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What Went Wrong with the Blackberry Bold?

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Some of you may have seen our tweet yesterday, about the Orange (UK) network dropping the Blackberry Bold from its roster of handsets. Neither Orange nor RIM have anything up on this latest development, but it does seem to be the culmination of the problems that led Orange to suspend shipments of the Bold in October last year due to “software issues.”

From what I can gather, the Bold was hit by software glitches and difficulties interfacing with a range of different mobile carriers, including problems with 3G receiption. Customers reported problems with dropped calls and unexplained crashes. Because of this, the handset experienced an “uncharacteristically high” return rate, as it was ditched by disgruntled users.

This is another unwelcome headache, for RIM, the manufacturers of Blackberry handsets, as they are also experiencing problems their Blackberry Storm handset, which was launched as Blackberry’s competitor to the iPhone. Apparenlty the Storm has issues similar to those of the Bold, including slow 3G connections, lack of wifi, and shaky software.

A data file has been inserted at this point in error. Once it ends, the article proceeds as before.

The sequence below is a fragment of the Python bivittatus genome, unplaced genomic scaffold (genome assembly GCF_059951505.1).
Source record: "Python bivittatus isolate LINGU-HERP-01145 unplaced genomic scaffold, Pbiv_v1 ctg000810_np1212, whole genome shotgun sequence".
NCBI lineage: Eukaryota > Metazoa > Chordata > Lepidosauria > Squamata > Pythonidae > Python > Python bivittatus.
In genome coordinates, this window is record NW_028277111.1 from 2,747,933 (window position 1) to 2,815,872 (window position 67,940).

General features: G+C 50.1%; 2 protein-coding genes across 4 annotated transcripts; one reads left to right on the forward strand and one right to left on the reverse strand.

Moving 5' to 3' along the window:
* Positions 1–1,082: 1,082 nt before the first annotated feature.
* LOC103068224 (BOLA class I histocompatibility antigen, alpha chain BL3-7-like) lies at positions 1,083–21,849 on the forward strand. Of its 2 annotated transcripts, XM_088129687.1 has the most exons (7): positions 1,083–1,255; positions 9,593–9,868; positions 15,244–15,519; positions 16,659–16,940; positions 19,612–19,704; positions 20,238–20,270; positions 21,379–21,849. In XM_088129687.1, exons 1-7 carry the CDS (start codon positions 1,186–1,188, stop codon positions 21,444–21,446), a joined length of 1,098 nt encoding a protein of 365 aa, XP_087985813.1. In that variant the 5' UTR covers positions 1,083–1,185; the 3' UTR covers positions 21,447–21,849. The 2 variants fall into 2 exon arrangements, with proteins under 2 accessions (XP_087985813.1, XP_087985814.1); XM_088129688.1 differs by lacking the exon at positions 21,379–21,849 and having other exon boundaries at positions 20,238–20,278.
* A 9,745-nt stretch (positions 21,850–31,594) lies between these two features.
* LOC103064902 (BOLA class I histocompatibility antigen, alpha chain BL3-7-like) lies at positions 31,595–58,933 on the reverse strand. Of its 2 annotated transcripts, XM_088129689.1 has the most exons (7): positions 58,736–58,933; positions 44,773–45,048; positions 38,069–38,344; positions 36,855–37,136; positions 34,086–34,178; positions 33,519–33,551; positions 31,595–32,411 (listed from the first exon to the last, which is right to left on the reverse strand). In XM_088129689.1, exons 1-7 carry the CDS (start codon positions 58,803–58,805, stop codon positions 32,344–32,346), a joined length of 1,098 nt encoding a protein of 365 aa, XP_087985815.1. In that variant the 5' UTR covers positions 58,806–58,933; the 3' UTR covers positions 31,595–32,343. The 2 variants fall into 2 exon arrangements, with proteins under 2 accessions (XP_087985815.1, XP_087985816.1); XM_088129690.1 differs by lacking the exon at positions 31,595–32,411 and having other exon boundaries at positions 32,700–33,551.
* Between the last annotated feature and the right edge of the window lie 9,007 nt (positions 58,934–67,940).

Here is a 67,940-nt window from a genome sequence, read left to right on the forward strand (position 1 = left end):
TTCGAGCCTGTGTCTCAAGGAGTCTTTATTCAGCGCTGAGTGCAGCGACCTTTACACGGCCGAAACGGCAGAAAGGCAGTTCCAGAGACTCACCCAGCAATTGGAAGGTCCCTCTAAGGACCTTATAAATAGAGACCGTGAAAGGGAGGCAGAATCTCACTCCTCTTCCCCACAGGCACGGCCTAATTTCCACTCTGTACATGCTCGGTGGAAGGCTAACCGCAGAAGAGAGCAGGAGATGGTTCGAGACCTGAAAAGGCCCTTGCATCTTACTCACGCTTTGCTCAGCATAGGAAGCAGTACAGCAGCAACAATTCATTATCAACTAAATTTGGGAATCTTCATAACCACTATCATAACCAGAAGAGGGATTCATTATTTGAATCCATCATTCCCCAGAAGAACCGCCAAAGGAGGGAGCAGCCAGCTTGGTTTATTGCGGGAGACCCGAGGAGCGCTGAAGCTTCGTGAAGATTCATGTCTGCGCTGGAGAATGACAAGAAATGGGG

I suppose this is what happens when businesses try to play catch-up. So busy are they trying to provide the same sort of product as their competitors that they neglect the usual testing period. Instead, they rush out a product that may contain some gremlins that basic checks have not picked up. Sure, early adopters may complain, but you can always fix it with a software update later, right?

Wrong. While it may feel and look like good business sense to launch a competitive product earlier than envisioned, the glitches and buggy software suffered by early users lose a company a great deal of goodwill. Bad reviews mean that customers who may have been considering buying the new product will be dissuaded, no matter how often your PR office assures them that the issues have been fixed.

Hopefully, RIM will take the time to ensure that the next Blackberry model is not only innovative, but is also stable and reliable when they decide to launch it. In the meantime, I bet they’re hoping that the new Palm handset scheduled for launch at CES this Friday is not very impressive.


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